David Murray on Australia’s growth straight jacket

By Leith van Onselen

David Murray, chair of the Financial System Inquiry, appeared on ABC’s The Business on Monday night and gave a frank assessment of the Australian Budget’s and economy’s vulnerabilities (watch above).

In the interview, Murray claimed that the Australian economy is in a vulnerable position due to it being highly dependent on commodities, which are inherently volatile:

“We’re are a more vulnerable economy than many other advanced economies… Because of these long commodity cycles and these vulnerabilities… we need to have a high quality setting…”

Murray also argued that Australia risks losing its AAA credit rating, which would automatically downgrade the banks and push-up the cost of borrowing:

“We have not had a debate about what our credit rating should be… I think we now have limited time – a reasonable amount of time – to convince foreign investors and bond holders that we can get a path that will stabilise debt…”

“If the commonwealth rating is lost then the banks are downgraded, the states are downgraded, and the cost of debt rises”…

He also warned that Australia’s combined state and federal debt cannot rise materially without risking the credit rating:

“The net debt number that is used by the ratings agencies is the aggregation of commonwealth and states”..

He also claimed that this straightjacket on debt is precluding the states from borrowing to build productive infrastructure, which is required given the fast growing population. As a result, the Commonwealth’s asset recycling project is necessary, since it allows the states to fund new infrastructure via privatisation (topped-up by the federal government) without raising borrowings and putting at risk the AAA rating:

“If it’s not possible for the states to borrow in the normal course to build infrastructure, which is actually what they should do… It’s the states that need to do the borrowing, but if they push it up too high and it hurts the Commonwealth position, they get hurt as well…”

That’s why at the present time, if we are to get the productivity improvement of new infrastructure, and we want governments to take the lead in doing it, then the only sensible path at present is for them to recycle it to afford the new infrastructure”…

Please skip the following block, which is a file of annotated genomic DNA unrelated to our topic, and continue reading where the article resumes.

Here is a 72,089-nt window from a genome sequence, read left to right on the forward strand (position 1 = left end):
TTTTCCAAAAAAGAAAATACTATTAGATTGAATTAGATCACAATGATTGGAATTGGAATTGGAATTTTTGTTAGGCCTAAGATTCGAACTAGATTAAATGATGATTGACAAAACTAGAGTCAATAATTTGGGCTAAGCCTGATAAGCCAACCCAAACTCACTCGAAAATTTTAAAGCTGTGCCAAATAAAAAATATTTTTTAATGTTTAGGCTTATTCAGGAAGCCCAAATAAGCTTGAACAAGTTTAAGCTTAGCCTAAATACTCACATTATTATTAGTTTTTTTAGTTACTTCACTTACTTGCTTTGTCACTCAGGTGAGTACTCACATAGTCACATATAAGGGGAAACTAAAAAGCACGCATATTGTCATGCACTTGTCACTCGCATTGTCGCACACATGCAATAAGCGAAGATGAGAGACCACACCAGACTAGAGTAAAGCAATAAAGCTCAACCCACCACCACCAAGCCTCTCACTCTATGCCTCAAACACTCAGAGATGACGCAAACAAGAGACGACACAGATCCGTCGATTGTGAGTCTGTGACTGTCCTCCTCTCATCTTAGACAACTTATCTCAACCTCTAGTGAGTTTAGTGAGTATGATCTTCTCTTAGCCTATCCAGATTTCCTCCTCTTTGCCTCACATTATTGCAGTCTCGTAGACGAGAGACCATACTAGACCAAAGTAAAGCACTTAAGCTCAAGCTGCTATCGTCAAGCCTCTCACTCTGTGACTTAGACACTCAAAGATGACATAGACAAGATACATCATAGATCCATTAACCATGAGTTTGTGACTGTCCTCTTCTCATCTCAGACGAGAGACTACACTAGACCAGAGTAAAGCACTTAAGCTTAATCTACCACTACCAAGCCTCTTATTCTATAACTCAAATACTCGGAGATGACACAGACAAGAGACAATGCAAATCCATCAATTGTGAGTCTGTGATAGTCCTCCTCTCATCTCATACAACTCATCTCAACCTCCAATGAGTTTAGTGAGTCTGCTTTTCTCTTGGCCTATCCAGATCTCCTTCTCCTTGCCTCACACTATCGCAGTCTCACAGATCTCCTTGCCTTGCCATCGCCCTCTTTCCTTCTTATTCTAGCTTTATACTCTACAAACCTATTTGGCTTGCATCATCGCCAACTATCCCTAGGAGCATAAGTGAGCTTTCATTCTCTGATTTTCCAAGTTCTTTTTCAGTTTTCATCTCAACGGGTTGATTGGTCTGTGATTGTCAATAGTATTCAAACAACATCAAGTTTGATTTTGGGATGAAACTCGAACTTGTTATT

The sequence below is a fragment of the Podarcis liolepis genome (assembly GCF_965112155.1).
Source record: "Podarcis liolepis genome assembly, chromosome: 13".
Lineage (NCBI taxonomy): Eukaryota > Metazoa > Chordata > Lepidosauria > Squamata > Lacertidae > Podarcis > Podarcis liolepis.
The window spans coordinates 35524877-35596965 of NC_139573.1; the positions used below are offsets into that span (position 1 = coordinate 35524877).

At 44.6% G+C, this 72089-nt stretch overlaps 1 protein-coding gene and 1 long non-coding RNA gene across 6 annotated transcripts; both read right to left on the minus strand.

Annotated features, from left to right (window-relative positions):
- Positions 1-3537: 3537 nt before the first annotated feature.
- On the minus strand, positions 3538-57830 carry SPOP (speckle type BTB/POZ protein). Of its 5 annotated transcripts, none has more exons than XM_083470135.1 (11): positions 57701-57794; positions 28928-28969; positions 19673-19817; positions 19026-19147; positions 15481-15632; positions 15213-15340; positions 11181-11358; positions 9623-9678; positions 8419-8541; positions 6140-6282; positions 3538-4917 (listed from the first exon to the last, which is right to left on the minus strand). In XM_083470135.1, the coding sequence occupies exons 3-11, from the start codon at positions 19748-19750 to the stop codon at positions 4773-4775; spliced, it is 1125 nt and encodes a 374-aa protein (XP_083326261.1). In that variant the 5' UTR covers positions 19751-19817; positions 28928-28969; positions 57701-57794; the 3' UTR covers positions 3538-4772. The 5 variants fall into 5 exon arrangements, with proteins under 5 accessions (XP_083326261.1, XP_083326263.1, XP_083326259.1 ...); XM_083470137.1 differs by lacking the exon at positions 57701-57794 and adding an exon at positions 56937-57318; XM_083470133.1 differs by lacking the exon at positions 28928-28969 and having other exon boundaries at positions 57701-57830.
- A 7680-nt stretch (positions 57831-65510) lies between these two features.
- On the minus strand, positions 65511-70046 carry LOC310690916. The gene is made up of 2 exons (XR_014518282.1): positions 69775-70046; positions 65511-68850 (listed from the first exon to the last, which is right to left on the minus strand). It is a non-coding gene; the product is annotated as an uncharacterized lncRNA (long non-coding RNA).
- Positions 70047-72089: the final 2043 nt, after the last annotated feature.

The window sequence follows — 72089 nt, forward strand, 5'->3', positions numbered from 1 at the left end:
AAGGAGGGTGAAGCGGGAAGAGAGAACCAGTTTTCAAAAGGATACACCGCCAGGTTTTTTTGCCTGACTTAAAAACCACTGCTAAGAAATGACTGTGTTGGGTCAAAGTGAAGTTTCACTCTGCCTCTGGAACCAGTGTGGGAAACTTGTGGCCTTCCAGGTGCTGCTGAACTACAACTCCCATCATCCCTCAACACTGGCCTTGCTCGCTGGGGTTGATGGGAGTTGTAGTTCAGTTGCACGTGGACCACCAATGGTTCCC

Essentially, what Murray is saying is that because of Australia’s ginormous stock of private debt (mostly mortgages):

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Which has been largely funded by foreigners:

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Australia faces a potential liquidity shock in the event that a downgrading of the sovereign credit rating automatically increases the cost and reduces the availability of offshore funds, since foreign investors would be less inclined to continue extending credit, leaving Australia’s banks, house prices, and broader economy exposed.

In turn, concerns around the credit rating have created a straightjacket on growth, whereby Australia is unable to take advantage of record low borrowing costs to fund infrastructure (required to support the population ponzi), for risk of increasing government debt.

The arguments put forward by Murray also remind me of similar warnings by Professor Michael Pettis, who in mid-2010 made the following remarks about the risks inherent in highly-indebted commodity producing nations, like Australia:

Not only are commodity prices volatile, there is a long history suggesting that global liquidity dries up at the same time that commodity prices collapse. This is a deadly combination for highly indebted economies with big commodity sectors…

Countries with a lot of short-term debt, external debt, and asset-lending-based banks, especially large amounts of real estate lending, are far more vulnerable than they might at first seem because the debt burden is likely to soar at the worst time possible – just when everything else is going wrong…

In fact some of the recent “star” sovereign performers [Australia?] may very well be the biggest risks, since their great performance may have been caused in part by highly inverted balance sheets. These kinds of debt structures ensure that good times are magnified, but they also ensure that bad times are exacerbated…

When the economy is doing well, rising asset prices make existing loans seem less risky and encourage riskier debt structures (i.e. loans whose servicing cannot be covered out of minimum expected cash flows) because creditworthiness seems constantly to rise. But once the crunch comes, asset values and creditworthiness chase each other in a downward spiral…

This is what happens when you base your economy on debt-funded houses and holes.

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